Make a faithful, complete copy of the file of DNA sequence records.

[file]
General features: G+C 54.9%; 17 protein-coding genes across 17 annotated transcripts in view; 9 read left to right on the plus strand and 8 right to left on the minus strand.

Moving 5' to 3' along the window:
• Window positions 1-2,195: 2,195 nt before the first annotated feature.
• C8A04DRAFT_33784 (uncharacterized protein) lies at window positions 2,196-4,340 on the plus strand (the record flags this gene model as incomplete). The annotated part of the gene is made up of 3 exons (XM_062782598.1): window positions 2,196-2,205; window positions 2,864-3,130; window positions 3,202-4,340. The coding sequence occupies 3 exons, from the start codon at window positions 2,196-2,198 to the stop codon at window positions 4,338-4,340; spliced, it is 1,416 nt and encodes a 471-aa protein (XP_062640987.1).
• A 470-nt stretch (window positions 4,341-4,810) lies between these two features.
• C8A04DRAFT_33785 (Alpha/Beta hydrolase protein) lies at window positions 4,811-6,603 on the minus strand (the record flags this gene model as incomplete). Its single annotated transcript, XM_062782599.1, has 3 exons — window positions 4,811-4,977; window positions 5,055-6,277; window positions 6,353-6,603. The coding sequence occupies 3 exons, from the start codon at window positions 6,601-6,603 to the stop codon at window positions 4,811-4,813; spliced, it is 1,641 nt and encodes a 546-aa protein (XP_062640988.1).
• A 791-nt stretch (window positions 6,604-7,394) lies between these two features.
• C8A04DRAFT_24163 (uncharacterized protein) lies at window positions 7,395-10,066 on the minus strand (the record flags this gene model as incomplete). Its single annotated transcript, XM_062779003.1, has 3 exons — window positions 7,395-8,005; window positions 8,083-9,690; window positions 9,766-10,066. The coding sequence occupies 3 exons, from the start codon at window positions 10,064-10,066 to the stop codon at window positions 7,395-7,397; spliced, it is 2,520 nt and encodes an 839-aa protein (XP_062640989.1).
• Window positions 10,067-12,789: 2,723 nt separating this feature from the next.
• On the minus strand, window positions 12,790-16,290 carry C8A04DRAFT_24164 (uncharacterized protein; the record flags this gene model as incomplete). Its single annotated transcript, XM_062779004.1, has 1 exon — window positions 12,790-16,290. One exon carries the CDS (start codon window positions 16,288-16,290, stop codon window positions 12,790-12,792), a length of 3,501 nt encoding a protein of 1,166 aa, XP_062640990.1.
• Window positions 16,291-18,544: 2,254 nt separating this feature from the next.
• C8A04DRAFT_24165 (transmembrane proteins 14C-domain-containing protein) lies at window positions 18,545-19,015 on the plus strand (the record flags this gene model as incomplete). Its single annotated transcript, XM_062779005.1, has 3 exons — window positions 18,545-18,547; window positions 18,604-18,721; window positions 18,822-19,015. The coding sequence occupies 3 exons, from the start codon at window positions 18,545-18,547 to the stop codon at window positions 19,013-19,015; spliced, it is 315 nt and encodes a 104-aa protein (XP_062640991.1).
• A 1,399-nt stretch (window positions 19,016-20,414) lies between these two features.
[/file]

General features: G+C 54.9%; 17 protein-coding genes across 17 annotated transcripts in view; 9 read left to right on the plus strand and 8 right to left on the minus strand.

Moving 5' to 3' along the window:
• Window positions 1-2,195: 2,195 nt before the first annotated feature.
• C8A04DRAFT_33784 (uncharacterized protein) lies at window positions 2,196-4,340 on the plus strand (the record flags this gene model as incomplete). The annotated part of the gene is made up of 3 exons (XM_062782598.1): window positions 2,196-2,205; window positions 2,864-3,130; window positions 3,202-4,340. The coding sequence occupies 3 exons, from the start codon at window positions 2,196-2,198 to the stop codon at window positions 4,338-4,340; spliced, it is 1,416 nt and encodes a 471-aa protein (XP_062640987.1).
• A 470-nt stretch (window positions 4,341-4,810) lies between these two features.
• C8A04DRAFT_33785 (Alpha/Beta hydrolase protein) lies at window positions 4,811-6,603 on the minus strand (the record flags this gene model as incomplete). Its single annotated transcript, XM_062782599.1, has 3 exons — window positions 4,811-4,977; window positions 5,055-6,277; window positions 6,353-6,603. The coding sequence occupies 3 exons, from the start codon at window positions 6,601-6,603 to the stop codon at window positions 4,811-4,813; spliced, it is 1,641 nt and encodes a 546-aa protein (XP_062640988.1).
• A 791-nt stretch (window positions 6,604-7,394) lies between these two features.
• C8A04DRAFT_24163 (uncharacterized protein) lies at window positions 7,395-10,066 on the minus strand (the record flags this gene model as incomplete). Its single annotated transcript, XM_062779003.1, has 3 exons — window positions 7,395-8,005; window positions 8,083-9,690; window positions 9,766-10,066. The coding sequence occupies 3 exons, from the start codon at window positions 10,064-10,066 to the stop codon at window positions 7,395-7,397; spliced, it is 2,520 nt and encodes an 839-aa protein (XP_062640989.1).
• Window positions 10,067-12,789: 2,723 nt separating this feature from the next.
• On the minus strand, window positions 12,790-16,290 carry C8A04DRAFT_24164 (uncharacterized protein; the record flags this gene model as incomplete). Its single annotated transcript, XM_062779004.1, has 1 exon — window positions 12,790-16,290. One exon carries the CDS (start codon window positions 16,288-16,290, stop codon window positions 12,790-12,792), a length of 3,501 nt encoding a protein of 1,166 aa, XP_062640990.1.
• Window positions 16,291-18,544: 2,254 nt separating this feature from the next.
• C8A04DRAFT_24165 (transmembrane proteins 14C-domain-containing protein) lies at window positions 18,545-19,015 on the plus strand (the record flags this gene model as incomplete). Its single annotated transcript, XM_062779005.1, has 3 exons — window positions 18,545-18,547; window positions 18,604-18,721; window positions 18,822-19,015. The coding sequence occupies 3 exons, from the start codon at window positions 18,545-18,547 to the stop codon at window positions 19,013-19,015; spliced, it is 315 nt and encodes a 104-aa protein (XP_062640991.1).
• A 1,399-nt stretch (window positions 19,016-20,414) lies between these two features.